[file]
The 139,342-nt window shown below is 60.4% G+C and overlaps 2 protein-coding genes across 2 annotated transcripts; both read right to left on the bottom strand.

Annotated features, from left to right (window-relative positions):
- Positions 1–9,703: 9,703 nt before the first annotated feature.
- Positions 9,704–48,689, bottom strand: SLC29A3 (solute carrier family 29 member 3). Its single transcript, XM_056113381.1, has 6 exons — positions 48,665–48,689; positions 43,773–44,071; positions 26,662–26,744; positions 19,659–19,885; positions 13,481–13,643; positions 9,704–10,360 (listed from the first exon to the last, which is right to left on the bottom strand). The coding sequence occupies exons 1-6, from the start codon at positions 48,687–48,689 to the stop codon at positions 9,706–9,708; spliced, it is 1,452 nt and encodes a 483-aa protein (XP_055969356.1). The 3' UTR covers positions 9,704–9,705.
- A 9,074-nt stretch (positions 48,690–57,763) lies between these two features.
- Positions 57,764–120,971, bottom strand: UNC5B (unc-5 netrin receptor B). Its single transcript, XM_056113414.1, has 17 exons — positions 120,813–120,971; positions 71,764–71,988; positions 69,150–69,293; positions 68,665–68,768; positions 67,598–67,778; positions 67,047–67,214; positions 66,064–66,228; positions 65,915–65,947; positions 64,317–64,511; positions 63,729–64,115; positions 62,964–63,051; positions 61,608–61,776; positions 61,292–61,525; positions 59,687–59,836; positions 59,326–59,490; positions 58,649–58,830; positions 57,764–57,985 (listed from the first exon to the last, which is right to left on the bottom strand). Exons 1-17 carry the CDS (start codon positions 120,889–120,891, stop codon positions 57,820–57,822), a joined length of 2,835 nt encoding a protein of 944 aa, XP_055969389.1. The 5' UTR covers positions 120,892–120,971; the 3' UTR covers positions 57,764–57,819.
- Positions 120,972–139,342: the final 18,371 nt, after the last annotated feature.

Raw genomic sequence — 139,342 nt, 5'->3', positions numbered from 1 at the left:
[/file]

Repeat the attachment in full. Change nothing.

The 139,342-nt window shown below is 60.4% G+C and overlaps 2 protein-coding genes across 2 annotated transcripts; both read right to left on the bottom strand.

Annotated features, from left to right (window-relative positions):
- Positions 1–9,703: 9,703 nt before the first annotated feature.
- Positions 9,704–48,689, bottom strand: SLC29A3 (solute carrier family 29 member 3). Its single transcript, XM_056113381.1, has 6 exons — positions 48,665–48,689; positions 43,773–44,071; positions 26,662–26,744; positions 19,659–19,885; positions 13,481–13,643; positions 9,704–10,360 (listed from the first exon to the last, which is right to left on the bottom strand). The coding sequence occupies exons 1-6, from the start codon at positions 48,687–48,689 to the stop codon at positions 9,706–9,708; spliced, it is 1,452 nt and encodes a 483-aa protein (XP_055969356.1). The 3' UTR covers positions 9,704–9,705.
- A 9,074-nt stretch (positions 48,690–57,763) lies between these two features.
- Positions 57,764–120,971, bottom strand: UNC5B (unc-5 netrin receptor B). Its single transcript, XM_056113414.1, has 17 exons — positions 120,813–120,971; positions 71,764–71,988; positions 69,150–69,293; positions 68,665–68,768; positions 67,598–67,778; positions 67,047–67,214; positions 66,064–66,228; positions 65,915–65,947; positions 64,317–64,511; positions 63,729–64,115; positions 62,964–63,051; positions 61,608–61,776; positions 61,292–61,525; positions 59,687–59,836; positions 59,326–59,490; positions 58,649–58,830; positions 57,764–57,985 (listed from the first exon to the last, which is right to left on the bottom strand). Exons 1-17 carry the CDS (start codon positions 120,889–120,891, stop codon positions 57,820–57,822), a joined length of 2,835 nt encoding a protein of 944 aa, XP_055969389.1. The 5' UTR covers positions 120,892–120,971; the 3' UTR covers positions 57,764–57,819.
- Positions 120,972–139,342: the final 18,371 nt, after the last annotated feature.

Raw genomic sequence — 139,342 nt, 5'->3', positions numbered from 1 at the left: